Middle Eastern (2)
Quick & Easy (2)
Joe's Special is one of the most odd and divine scrambles known to man. Consisting of egg, garlic, spinach, and ground beef, the dish originated in San Francisco in the 1920s, at a long-gone Italian-American restaurant, New Joe's.
The crisp-fried veal topped with luscious egg and salty anchovies and capers is a brilliant study in contrasting flavors and textures.
These spiced croquettes are a classic Middle Eastern snack.
This hearty stew of fried and simmered beef and vegetables gets its distinct flavor from an aromatic spice mixture composed of cardamom, allspice, and cinnamon.
Chicken fried steak is the quintessential Texas dish—our version has the welcome kick of Tabasco and a wonderfully tangy buttermilk gravy.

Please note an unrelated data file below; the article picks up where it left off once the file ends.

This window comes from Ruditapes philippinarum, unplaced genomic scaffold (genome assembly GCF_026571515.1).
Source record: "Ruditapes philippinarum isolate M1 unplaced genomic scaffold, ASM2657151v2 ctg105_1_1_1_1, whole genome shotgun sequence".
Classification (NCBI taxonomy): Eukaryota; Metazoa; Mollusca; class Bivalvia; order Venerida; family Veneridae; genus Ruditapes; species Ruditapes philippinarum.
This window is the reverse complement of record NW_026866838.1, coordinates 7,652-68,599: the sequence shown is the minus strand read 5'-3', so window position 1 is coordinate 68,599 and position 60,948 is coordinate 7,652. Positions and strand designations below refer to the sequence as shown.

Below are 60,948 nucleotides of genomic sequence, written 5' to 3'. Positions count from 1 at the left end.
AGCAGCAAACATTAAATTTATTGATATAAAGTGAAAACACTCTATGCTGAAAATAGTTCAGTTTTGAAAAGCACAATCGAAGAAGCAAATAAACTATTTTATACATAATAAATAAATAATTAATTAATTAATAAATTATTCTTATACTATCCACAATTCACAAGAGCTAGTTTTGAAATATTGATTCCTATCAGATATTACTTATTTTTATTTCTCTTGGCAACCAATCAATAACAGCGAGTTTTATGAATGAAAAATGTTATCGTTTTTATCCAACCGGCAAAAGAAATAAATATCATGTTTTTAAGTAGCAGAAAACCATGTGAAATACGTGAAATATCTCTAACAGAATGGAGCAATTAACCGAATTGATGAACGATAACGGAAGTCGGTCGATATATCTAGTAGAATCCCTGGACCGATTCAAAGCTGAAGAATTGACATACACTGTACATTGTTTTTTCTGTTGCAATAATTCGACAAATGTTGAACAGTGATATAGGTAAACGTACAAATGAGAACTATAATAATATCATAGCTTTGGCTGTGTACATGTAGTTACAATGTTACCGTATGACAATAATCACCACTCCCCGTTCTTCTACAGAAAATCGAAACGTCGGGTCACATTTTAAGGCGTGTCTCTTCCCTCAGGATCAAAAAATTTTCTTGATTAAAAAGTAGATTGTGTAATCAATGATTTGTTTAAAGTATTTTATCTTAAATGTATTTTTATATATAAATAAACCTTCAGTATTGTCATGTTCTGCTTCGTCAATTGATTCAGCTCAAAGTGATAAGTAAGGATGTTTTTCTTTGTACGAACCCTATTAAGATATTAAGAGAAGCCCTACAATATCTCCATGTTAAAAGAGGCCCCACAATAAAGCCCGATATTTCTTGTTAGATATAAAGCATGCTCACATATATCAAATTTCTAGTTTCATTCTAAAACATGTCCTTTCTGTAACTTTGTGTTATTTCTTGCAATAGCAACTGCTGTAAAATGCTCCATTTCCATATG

We learned an interesting technique with this recipe: leave the seeds inside the chiles so that they'll mingle with the stuffing, adding a little spark of heat.
We were served these snacks garnished with pickled and variously carved Japanese red and white turnips and broth-simmered red carrots.
Composer Gioacchino Rossini (1792–1868) was a noted gourmand, and dishes with his name attached typically involve foie gras and truffles. This one was served in his honor at the Café Anglais in Paris.
This dish of sliced beef in a sour cream sauce garnished with straw potatoes was named for the Stroganov family of Russian merchants. The inventor was plainly familiar with French cuisine.
This classic of "continental" cooking is known for its rich peppery sauce.